Murray also implied that the Democrats have outmaneuvered the Republican in there redistricting preparation. He says Democrats organized themselves to negotiate with the 11th members of the commission whereas the Republicans organized themselves to challenge the new map in court, where they will likely lose.
Murray’s margin of error is +/- 100% of Rosenthal’s consistency with his historical body of work.
The New Jersey Legislative Reapportionment Commission has until April 3rd to produce a new map of legislative districts. Candidates for State Senate and Assembly from the major parties will have to submit their nominating petitions during the week of April 11th, unless there is legislation that changes the date of the petition submission and/or the primary.
Patrick Murray of the Monmouth University Polling Institute has produced two maps for columns he has written at Politickernj. Both his “Constitutional” map, which Murray concedes is only almost constitutional as conflicting standards make a purely constitutional map impossible, and his “Competitive” map would create conflicts among Monmouth County incumbent legislators based upon their residency.
Murray’s “constitutional map” (town list here) would put Assemblymen Declan O’Scanlon (Little Silver) and Dave Rible in the 11th district, based upon their respective residencies, and move Assemblywoman Mary Pat Angelini (Ocean Township) into the 9th where there would be a seat available as Murray’s constitutional map moves Assembly incumbents Brain Rumpf and Diane Grove into the 2nd district.
Senators Jennifer Beck and Joe Kyrillos would be competing for the Senate seat in the 13th. Robert Singer would become the incumbent Senator in the 12th district (Beck’s seat) and there would be an Assembly vacancy in 12. The 12th vacancy would presumably be filled by a resident of Colts Neck, Farmingdale, Howell, Jackson or Lakewood. Lakewood would be the largest town in the district by population.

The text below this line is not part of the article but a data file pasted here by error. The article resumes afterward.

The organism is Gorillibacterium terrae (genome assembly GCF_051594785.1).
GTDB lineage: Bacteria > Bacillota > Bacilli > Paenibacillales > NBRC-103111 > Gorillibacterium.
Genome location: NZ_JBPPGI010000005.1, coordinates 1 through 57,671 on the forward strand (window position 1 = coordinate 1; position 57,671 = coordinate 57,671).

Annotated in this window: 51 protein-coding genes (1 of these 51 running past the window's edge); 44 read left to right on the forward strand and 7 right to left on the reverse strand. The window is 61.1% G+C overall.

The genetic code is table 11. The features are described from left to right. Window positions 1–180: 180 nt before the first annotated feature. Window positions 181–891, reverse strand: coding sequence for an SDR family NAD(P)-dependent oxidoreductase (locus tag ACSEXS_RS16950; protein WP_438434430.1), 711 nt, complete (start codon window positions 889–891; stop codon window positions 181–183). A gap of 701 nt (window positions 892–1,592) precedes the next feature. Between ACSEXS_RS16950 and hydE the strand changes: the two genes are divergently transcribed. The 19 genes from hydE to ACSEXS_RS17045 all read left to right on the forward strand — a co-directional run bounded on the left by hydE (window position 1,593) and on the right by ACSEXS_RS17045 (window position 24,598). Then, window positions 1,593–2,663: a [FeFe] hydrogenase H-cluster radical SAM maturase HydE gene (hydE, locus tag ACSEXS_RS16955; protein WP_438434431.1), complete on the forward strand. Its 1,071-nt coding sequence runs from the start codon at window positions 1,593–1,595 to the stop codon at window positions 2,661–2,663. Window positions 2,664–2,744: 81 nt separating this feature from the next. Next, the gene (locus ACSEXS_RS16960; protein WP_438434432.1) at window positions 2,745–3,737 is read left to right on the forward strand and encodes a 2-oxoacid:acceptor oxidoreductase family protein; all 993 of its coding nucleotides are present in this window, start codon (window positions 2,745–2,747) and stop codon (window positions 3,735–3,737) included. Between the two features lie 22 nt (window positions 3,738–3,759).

Murray’s “competitive” map (town list), like his “constitutional” map also puts Red Bank and Middletown in the 13th district, pitting Beck and Kyrillos against each other. The competitive map moves Old Bridge out of the 13th into a newly constituted 40th district comprised of Middlesex County towns. This moves Sam Thomspon (Old Bridge) into a more competitive district. Declan O’Scanlon (Little Silver) would be an incumbent in the new 13th.
Caroline Casagrande (Colts Neck) in the only incumbent in Murray’s competitive 12th. Casagrande could step up and seek the Senate seat, creating two Assembly vacancies. Look for Freeholder Director Rob Clifton (Matawan) to seek a seat in the legislature in this scenario. Freeholder Lillian Burry (Colts Neck) could be a contender too. On the Democratic side, Marlboro Mayor Jon Hornick would be a likely contender for a vacant seat. A Casagrande vs. Hornick battle for Senate could be a classic race.
All incumbents are safe in Murray’s competitive 11th.
One source close to the redistricting process told me that Murray’s maps are a “nice rainy day read,” and that neither the Democrats or Republicans proposed maps are close to his scenarios. I guess that makes this piece a nice rainy day read too.
There will be a great deal of uncertainty and speculation until the actual new map is released. And there is uncertain information about how incumbent conflicts based upon residency would be handled. One GOP leader told me that “he thought” that someone could run for a seat in a district that they don’t live in, but would have to move into the district within one year if they won. Another official said there in no residency requirement in the State Constitution and that statutes governing residency could be easily changed after the new map is released.
Whatever happens there will be a lot of moving and shaking during the first couple of weeks in April, and a lot of hair pulling until then.